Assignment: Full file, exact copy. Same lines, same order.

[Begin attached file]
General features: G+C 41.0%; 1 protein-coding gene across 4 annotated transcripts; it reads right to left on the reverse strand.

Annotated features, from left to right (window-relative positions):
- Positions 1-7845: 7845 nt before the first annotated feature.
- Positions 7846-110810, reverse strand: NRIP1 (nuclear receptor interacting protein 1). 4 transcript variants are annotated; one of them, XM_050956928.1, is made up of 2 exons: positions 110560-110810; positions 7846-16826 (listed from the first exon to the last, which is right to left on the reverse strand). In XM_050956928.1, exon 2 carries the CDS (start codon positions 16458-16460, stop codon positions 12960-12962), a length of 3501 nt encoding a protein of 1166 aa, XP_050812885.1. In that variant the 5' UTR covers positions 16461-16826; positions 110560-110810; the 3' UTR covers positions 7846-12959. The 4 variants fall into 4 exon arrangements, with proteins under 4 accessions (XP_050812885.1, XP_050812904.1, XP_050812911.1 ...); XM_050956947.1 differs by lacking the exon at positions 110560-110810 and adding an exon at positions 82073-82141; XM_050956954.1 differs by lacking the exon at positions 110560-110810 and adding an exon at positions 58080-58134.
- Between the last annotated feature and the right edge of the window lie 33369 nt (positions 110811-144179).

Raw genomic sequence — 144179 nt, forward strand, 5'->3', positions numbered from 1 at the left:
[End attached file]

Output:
General features: G+C 41.0%; 1 protein-coding gene across 4 annotated transcripts; it reads right to left on the reverse strand.

Annotated features, from left to right (window-relative positions):
- Positions 1-7845: 7845 nt before the first annotated feature.
- Positions 7846-110810, reverse strand: NRIP1 (nuclear receptor interacting protein 1). 4 transcript variants are annotated; one of them, XM_050956928.1, is made up of 2 exons: positions 110560-110810; positions 7846-16826 (listed from the first exon to the last, which is right to left on the reverse strand). In XM_050956928.1, exon 2 carries the CDS (start codon positions 16458-16460, stop codon positions 12960-12962), a length of 3501 nt encoding a protein of 1166 aa, XP_050812885.1. In that variant the 5' UTR covers positions 16461-16826; positions 110560-110810; the 3' UTR covers positions 7846-12959. The 4 variants fall into 4 exon arrangements, with proteins under 4 accessions (XP_050812885.1, XP_050812904.1, XP_050812911.1 ...); XM_050956947.1 differs by lacking the exon at positions 110560-110810 and adding an exon at positions 82073-82141; XM_050956954.1 differs by lacking the exon at positions 110560-110810 and adding an exon at positions 58080-58134.
- Between the last annotated feature and the right edge of the window lie 33369 nt (positions 110811-144179).

Raw genomic sequence — 144179 nt, forward strand, 5'->3', positions numbered from 1 at the left: